Two competing explanations for shell shock emerged by the end of the war. Sympathetic professionals argued that men had suffered injuries to the mind, and that the horrors of war were too much for any man. Less-sympathetic professionals argued that these men were just not manly enough: contemporary diagnoses call them “nervous,” or suffering from “neurasthenia,” and often “hysteria” — a 19th Century term that was loaded with misogynistic meaning, inferring that shell shock victims were too feminine for the manly rigors of war.
Helmet technology has also changed with the new rules. Instead of preventing skull fracture, football helmets are now designed to reduce the angular momentum of impact that causes brain injury. However, the history of helmets on gridiron and battlefield suggests that all attempted technological fixes will create new problems.
Their effects on battlefield medicine were immediate — and perverse. Field hospitals filled up with survivors whose head injuries would have killed them if not for their helmets. Doctors were now treating more head and brain trauma than ever before, while the number of cases of “shell shock” rose dramatically. For while these new steel helmets were very good at stopping small, high velocity objects from penetrating the brain, they offered no protection from blast pressure waves — the signature form of injury on the Western Front, where the use of shrapnel shells was already declining in 1915 as each side deployed more and bigger high explosive munitions to dig the enemy out of his trenches.
A similar tragedy was forming under the new football helmets. Because fewer young men were dying immediately on the field, or succumbing quickly to head injuries sustained in play, the long-term damage of concussions and cumulative trauma went unremarked. Tackle drills continued to emphasize hard impact instead of “wrapping up” an opponent. Players still launched themselves against one another from low stances. When young men complained of dizziness, coaches still urged them to “play hurt.”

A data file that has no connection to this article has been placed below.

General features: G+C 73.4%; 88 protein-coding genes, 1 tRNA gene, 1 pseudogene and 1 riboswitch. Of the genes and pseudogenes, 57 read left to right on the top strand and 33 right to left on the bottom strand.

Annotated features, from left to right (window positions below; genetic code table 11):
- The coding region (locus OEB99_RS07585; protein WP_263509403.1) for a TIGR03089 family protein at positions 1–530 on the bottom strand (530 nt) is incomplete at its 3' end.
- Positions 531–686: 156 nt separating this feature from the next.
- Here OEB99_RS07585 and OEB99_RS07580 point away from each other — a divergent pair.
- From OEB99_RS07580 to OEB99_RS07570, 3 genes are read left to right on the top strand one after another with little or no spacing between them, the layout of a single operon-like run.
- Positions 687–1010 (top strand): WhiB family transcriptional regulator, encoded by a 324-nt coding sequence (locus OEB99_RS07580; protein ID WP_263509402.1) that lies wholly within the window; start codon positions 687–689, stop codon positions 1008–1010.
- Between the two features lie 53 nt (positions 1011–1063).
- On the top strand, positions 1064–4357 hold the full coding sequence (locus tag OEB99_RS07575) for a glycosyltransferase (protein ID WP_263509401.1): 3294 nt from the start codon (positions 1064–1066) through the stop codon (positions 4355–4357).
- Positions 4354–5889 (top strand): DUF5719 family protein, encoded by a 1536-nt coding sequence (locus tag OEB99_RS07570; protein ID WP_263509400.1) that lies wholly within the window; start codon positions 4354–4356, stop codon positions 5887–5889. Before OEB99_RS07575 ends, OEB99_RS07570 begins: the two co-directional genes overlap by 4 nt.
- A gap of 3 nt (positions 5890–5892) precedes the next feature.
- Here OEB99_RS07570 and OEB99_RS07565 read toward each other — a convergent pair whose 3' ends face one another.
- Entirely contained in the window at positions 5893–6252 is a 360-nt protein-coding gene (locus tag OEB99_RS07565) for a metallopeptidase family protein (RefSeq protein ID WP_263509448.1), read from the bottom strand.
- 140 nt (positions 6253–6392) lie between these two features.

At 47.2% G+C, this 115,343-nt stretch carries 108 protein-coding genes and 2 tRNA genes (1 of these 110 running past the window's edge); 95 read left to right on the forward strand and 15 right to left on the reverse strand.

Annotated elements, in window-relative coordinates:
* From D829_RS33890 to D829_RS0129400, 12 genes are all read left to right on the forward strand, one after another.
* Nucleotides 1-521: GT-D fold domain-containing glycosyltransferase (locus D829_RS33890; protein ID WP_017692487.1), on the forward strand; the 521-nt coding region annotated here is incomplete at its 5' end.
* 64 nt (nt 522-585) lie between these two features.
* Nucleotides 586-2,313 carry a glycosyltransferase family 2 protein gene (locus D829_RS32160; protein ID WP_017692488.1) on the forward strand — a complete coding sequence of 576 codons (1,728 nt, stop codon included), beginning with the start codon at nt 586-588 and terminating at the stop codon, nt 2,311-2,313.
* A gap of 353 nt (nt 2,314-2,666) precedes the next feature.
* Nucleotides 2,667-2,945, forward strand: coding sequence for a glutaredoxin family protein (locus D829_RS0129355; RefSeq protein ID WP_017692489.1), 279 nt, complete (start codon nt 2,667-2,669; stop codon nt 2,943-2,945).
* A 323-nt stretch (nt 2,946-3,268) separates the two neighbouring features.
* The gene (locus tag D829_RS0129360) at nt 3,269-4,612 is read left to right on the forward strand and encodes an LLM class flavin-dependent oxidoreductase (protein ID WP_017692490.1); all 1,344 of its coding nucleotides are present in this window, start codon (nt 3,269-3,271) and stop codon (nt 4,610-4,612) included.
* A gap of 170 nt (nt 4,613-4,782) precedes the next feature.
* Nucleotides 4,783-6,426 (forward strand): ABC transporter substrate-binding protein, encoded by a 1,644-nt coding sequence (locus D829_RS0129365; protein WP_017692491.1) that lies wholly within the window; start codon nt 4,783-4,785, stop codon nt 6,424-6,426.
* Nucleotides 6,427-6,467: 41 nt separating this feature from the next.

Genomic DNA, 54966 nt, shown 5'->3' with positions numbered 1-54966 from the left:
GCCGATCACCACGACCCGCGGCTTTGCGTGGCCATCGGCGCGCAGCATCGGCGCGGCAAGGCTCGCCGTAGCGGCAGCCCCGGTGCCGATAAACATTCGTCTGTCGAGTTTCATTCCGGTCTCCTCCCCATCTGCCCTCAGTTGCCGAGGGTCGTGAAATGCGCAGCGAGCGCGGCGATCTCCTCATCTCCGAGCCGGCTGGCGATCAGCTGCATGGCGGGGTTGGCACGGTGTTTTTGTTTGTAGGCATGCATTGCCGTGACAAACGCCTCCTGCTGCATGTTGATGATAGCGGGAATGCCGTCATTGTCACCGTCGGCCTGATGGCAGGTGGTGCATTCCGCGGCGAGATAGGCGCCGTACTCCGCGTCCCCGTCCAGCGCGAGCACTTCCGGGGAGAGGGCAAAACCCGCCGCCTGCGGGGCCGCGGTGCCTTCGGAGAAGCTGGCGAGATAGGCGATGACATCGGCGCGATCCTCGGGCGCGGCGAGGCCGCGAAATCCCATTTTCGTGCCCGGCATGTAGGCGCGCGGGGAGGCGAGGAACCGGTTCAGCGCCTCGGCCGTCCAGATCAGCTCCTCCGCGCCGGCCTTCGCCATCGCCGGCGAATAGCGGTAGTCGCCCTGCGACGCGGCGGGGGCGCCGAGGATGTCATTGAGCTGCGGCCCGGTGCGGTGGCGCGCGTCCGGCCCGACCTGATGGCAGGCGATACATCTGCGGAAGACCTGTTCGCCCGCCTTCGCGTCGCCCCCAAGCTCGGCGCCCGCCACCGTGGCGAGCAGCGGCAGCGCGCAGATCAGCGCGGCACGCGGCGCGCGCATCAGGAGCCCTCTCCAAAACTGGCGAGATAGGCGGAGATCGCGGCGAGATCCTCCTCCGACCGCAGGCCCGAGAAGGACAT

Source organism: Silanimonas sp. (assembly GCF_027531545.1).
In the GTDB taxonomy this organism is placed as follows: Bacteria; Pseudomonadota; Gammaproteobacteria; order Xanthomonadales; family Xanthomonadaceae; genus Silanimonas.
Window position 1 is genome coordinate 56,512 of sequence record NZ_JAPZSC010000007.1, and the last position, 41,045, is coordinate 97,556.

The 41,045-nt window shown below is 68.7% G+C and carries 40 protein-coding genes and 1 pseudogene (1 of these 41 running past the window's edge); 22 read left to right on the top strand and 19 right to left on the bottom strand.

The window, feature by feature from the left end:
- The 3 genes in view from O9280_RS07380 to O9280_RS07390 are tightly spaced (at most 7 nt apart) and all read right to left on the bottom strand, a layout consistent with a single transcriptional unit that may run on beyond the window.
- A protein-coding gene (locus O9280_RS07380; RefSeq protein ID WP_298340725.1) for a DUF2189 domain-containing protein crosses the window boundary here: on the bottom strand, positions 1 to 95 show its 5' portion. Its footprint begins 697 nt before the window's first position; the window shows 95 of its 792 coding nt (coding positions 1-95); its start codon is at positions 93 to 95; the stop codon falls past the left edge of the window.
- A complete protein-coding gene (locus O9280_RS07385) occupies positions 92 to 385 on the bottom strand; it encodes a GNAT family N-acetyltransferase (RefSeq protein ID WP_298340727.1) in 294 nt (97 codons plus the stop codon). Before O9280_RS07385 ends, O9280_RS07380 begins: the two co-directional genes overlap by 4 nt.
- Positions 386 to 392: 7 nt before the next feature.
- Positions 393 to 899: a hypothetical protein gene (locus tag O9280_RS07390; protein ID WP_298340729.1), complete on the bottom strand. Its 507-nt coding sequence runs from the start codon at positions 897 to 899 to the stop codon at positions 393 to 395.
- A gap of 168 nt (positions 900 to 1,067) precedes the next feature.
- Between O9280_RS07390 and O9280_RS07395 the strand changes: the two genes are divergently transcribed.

Finally, the politics of the possible are set by the trends of the time. Major football programs can be compared to the military-industrial activities of modern states — indeed, they are top line items in many American university budgets, while professional clubs are billion-dollar concerns. What does it say of the “exceptional nation” that this high-tech pastime demands so much of those who play it?
While Canadian football is very similar to the American game — close enough that an uninformed observer would be hard-pressed to figure out the differences — most American football fans discount the Canadian game completely. Canadians have never tied their version of the sport as closely to matters of national identity or civic virtue as the American game. Canada is a good point of comparison, for while the northern neighbor of the United States does not quite share the same history of racial animus, they do share the fraught history of Native American “boarding schools” like the one that produced Jim Thorpe in Carlisle, a site now belonging to the US Army War College. Canadians also proved to be the shock troops of the British empire in France: pioneers in trench raiding, meticulous planners, adept in the operational art of a combined arms attack. When the Germans gleaned intelligence that Canadians were in the opposite trenches, they braced themselves for an offensive in that area. In a very real sense, Canada’s national identity was forged in the fires of the Western Front.
Perhaps Canada’s climate explains why Canadians have collectively chosen to invest a sense of national identity in ice hockey rather than football. What matters for this discussion is that Americans see their game as exceptional much the way they see their American nation as exceptional.